NES Nepal


According to Jagat Basnet of the Community Self Reliance Centre (CSRC) Nepal, the NES has for the first time brought together the six ILC members in the country to work together to engage with the government, and has also contributed to significant change in the political and legal situation concerning land rights. In fact, engagement with the Nepalese government has been so successful that it has resulted in the formation of a formal multi-stakeholder platform chaired by government representatives.

Land is the primary source of livelihood for many of Nepal’s rural households, with 66% of the population reporting in 2011 that agriculture was their main occupation. Inequity in land distribution has been created by a system of land tenure where the actual tillers of the land (tenants) do not have land certificates. They use the land without security of tenure and are at the mercy of landlords, many of whom are absentee owners with other means of income and have no interest in investing in land improvement projects. Those who have no secured (formal) tenancy or land certificates are denied access to state services, credit, and even citizenship documents.

In recent years Nepal has struggled with a lack of political stability and frequent changes in government, with the average government term lasting no more than a few months. This has made progress on important land rights issues extremely difficult to achieve.

The focus so far for Nepal’s NES has been on supporting changes to the 1964 Land Reform Act that would allow tenants working agricultural land to claim land certificates from landlords. Thanks to advocacy efforts undertaken though the NES to endorse the guidelines and regulations for the Sixth Amendment of the Act, 961 families to date have received land ownership certificates and 331 families have avoided displacement from their homes.

While the new law applies only to an estimated 120,000 people already certified as tillers of the land, it is seen by ILC members in Nepal as a political victory and a sign of the NES platform’s potential to build and maintain political priority for land rights issues.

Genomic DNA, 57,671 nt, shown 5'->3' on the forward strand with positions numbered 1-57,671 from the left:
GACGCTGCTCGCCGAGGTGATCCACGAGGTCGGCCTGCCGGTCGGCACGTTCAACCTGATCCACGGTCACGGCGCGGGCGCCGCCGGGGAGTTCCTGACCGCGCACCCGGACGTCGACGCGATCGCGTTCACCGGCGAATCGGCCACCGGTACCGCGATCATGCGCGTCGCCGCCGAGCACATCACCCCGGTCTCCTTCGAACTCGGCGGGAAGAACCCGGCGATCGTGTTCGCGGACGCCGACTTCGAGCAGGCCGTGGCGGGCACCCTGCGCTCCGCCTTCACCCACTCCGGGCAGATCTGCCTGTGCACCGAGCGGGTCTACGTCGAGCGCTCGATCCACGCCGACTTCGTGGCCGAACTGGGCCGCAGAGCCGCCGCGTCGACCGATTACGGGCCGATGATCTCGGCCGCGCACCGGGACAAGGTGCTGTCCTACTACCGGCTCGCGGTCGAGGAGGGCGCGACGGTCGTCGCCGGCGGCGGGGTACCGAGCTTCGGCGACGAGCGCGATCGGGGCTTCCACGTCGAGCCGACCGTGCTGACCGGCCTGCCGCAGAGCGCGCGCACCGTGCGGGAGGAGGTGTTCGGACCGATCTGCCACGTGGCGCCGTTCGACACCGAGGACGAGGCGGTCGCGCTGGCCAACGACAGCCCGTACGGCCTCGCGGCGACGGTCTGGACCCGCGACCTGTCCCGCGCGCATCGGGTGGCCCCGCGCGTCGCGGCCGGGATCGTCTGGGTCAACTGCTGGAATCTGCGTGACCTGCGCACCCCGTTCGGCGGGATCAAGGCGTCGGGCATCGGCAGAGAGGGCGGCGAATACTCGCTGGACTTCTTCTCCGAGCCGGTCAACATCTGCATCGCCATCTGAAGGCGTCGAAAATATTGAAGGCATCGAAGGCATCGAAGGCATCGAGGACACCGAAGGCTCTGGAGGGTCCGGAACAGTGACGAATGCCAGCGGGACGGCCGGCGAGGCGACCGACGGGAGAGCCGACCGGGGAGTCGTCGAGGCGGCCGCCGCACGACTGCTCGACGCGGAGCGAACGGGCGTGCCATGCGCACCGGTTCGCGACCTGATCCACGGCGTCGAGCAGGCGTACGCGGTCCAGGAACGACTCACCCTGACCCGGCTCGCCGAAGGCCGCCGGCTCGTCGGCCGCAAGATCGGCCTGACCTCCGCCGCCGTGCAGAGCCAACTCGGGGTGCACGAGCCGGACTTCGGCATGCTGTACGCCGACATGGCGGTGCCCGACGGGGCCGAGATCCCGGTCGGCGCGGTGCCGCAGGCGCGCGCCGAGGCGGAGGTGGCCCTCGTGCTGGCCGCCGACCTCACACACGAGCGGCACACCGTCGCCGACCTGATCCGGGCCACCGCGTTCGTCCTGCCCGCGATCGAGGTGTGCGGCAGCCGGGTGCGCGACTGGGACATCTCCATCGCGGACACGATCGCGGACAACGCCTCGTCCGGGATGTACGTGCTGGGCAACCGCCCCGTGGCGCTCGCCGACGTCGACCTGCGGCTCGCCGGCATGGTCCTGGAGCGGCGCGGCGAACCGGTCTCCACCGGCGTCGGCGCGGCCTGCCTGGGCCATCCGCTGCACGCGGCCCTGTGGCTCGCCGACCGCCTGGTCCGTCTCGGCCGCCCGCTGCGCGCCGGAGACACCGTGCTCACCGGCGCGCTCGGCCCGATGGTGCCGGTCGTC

Securing land rights for women has also been a major focus of the NES, which has supported a movement to distribute joint land certificates to ensure shared ownership of land between men and women. Land ownership means that women who have obtained a joint certificate are now eligible to apply for loans and access other economic benefits otherwise denied to non-landowners.

 NES Nepal is linked to the following ILC Commitments: 1, 2, 4, 5, 7, 8, 9, and 10.

NES Nepal Achievements

NES Nepal has brought together stakeholders to influence:


  • Thanks to the advocacy efforts of NES Nepal, the government has decided to adopt a multi-stakeholder approach to land which will advance dialogue with CSOs and land actors through the formal establishment of a multi-stakeholder platform.

  • In addition, NES Nepal has been invited by the government to provide inputs to seven draft policies relating to land, helping authorities to include provisions for people-centred land governance in these new pieces of legislation.


  • In response to NES advocacy, the Council of Ministers endorsed guidelines and regulations for the Sixth Amendment of the 1964 Land Reform Act (August 2016); these state that “registered tenants can now claim half of the land that they till as their own; whereas the landowners will retain the other half”.

  • NES advocacy has also helped influence policy to secure land rights for victims of the April 2015 earthquake. Since the land reform guidelines were approved in 2016, the NES has mobilised landless farmers, sharecroppers, tenants, and smallholders affected by the earthquake but denied government grants as they lacked land certificates. CSRC and another ILC member, the National Land Rights Forum (NLRF), worked with victims and with political authorities, and eventually the National Reconstruction Authority (NRA) passed new Land Registration Guidelines that covered all those affected by the earthquake, regardless of their titling status. As reported by NES Nepal in January 2017, a total of 12,955 earthquake victims filed applications at land registration offices.